Leadership roles can cause us to be more influenced to say YES, to as many things as possible, instead of saying NO.
Mainly because as a leader we don’t want to disappoint anyone we lead.
If we disappoint someone we lead they can be dissatisfied with us as a leader, and when people are dissatisfied with us as a leader it can feel like we failed.
We fall into the trap of co-dependency when our emotional regulation is dependent on how others feel, so we do whatever it takes to make them feel positive about their interactions with us.
So, when it comes to saying NO, it feels impossible.
So how does a leader know when to say NO and when to say YES?
Saying NO to every request doesn’t help those you lead.
Saying YES to every request will make your life unmanageable.
As I have been on a journey to understand my own co-dependency, a close friend who is a therapist taught me the concept of “having it to give.”
When faced with a request or a need of someone else you can simply ask yourself, “Do I have it to give?”
If you have it to give, say YES.
If you don’t have it to give, say NO.
Let me give you a hypothetical example…
Let’s say you’re serving as the bishop.
It is 9:30 pm on a weekday evening and you are enjoying your nightly streaming episode of your favorite murder mystery series that you always watch with your spouse.
As you both snuggle together on the couch you suddenly get a text notification from a high school senior in your ward.
“Bishop, this is Jill. I’ve decided to go to BYU and the application deadline is tonight at midnight. I need an ecclesiastical endorsement ASAP!!! The stake president has already agreed to meet with me. Can you?”
After reading this text you are flooded with frustration.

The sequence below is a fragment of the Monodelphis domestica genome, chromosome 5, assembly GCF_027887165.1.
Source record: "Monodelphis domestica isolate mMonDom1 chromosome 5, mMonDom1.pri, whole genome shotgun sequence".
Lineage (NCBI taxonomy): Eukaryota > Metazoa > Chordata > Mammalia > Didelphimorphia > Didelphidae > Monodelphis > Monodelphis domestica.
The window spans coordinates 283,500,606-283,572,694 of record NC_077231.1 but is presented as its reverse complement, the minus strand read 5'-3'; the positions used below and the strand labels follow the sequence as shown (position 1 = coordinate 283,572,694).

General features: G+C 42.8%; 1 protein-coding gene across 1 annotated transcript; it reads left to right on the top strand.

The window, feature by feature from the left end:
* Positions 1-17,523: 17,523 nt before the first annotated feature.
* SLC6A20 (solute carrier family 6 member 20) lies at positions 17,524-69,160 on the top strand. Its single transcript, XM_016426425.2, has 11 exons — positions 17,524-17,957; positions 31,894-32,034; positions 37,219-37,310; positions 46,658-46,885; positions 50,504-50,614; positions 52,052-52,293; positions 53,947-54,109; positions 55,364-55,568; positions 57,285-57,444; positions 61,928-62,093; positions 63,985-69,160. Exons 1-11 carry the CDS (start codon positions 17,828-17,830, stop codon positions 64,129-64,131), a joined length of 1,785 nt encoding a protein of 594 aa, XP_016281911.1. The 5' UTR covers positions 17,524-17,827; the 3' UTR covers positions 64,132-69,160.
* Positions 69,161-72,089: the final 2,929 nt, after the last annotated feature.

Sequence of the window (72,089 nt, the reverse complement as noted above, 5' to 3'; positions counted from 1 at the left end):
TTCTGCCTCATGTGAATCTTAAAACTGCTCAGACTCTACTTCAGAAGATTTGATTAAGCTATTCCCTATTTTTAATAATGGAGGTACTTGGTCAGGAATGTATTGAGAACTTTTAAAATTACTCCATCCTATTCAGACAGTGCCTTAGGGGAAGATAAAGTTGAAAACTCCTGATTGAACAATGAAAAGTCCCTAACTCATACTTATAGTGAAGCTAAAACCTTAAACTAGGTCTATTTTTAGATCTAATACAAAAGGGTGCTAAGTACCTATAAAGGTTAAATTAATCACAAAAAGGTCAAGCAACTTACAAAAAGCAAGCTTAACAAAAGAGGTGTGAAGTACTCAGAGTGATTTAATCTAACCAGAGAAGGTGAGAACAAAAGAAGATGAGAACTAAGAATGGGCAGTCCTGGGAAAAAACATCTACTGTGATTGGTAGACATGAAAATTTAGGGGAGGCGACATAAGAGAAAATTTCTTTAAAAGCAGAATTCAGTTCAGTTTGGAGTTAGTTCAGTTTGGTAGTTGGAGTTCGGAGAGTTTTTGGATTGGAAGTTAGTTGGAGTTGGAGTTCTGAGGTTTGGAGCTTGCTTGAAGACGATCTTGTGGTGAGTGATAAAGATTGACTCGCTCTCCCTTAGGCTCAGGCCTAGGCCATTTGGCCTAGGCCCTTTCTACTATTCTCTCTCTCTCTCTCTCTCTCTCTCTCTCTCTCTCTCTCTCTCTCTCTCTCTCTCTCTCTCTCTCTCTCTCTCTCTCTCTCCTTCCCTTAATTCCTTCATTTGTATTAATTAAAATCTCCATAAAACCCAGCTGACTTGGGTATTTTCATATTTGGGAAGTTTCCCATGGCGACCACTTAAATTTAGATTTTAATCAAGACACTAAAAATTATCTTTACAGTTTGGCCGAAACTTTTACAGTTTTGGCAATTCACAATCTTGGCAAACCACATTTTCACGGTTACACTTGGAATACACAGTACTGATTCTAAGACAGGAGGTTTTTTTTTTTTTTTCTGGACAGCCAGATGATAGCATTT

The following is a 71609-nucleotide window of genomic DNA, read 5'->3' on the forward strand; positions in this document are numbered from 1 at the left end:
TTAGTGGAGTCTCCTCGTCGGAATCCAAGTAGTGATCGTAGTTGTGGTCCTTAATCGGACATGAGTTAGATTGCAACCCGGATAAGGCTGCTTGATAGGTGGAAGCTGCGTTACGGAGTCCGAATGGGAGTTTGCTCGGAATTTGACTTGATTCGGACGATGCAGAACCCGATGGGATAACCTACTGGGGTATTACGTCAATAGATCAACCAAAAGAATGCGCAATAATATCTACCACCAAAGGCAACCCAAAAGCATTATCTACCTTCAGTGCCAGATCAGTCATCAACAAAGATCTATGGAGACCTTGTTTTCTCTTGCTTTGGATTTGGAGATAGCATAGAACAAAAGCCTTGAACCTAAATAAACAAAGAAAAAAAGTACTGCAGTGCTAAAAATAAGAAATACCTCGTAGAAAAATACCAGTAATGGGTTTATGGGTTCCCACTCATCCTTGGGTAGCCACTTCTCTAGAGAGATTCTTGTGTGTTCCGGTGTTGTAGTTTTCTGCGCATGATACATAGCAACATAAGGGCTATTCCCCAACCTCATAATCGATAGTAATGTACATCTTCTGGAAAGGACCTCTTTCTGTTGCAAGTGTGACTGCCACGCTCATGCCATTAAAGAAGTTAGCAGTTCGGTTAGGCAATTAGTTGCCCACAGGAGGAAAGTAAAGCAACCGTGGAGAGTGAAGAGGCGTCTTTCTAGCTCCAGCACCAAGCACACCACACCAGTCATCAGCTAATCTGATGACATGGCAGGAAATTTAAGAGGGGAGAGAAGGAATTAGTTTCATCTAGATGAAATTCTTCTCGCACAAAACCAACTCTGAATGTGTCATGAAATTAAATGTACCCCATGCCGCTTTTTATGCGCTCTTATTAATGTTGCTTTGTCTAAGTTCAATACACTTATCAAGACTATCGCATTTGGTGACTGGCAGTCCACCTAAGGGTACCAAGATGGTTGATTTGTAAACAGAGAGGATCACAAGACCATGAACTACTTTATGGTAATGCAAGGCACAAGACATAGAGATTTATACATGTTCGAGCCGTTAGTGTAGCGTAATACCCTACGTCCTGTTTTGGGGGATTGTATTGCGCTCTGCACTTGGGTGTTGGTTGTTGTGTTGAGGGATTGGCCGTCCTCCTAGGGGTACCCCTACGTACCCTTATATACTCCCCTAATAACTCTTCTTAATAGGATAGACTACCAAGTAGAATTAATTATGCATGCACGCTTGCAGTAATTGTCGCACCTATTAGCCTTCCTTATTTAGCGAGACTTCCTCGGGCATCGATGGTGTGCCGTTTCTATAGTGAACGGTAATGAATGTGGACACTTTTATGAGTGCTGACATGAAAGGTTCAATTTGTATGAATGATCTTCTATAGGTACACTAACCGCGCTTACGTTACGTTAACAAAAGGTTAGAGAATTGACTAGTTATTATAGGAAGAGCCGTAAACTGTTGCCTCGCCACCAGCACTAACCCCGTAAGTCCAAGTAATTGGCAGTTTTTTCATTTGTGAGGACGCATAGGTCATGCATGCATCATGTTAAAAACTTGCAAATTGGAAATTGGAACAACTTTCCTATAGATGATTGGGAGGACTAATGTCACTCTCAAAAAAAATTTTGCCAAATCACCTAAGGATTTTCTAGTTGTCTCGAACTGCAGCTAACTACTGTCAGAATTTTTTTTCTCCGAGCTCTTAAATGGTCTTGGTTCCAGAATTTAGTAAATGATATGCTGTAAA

Do you jump off the couch and head to the church office?
Do you invite Jill to stop by your home office?
What about the bonding moment with your spouse?
Someone is going to be disappointed.
So, do you have it to give?
In this scenario, I would most likely say, no, I don’t have it to give, and then I would reply to Jill that Winter semester at BYU might be a better idea.
Now this is a last-minute exaggerated scenario (though it is close to a real example someone shared with me).
But it illustrates how one can avoid co-dependency and set a strong boundary when it is needed.
Maybe when you were called as Relief Society president you and your husband decided that one night a week could be dedicated to the calling and the rest would be focused on family time and responsibilities.
During a Relief Society presidency meeting on Sunday, it becomes obvious that to meet the quarterly ministering interview requirement, two nights of interviews are required this coming week.
The Relief Society president asks herself, “Do I have it to give?”
“No, I don’t.”
As planned, one night is scheduled for interviews and the quarterly percentage misses the goal.
Now, many fall into the trap of giving even when they don’t have it to give.
Or we push ourselves to try to give when we don’t have it to give in order to please everyone.
This is the seed of overwhelm.
If you have it to give, give it.
If you don’t, say NO.
P.S. This is an older newsletter message. Get the up-to-date message weekly by subscribing for free HERE.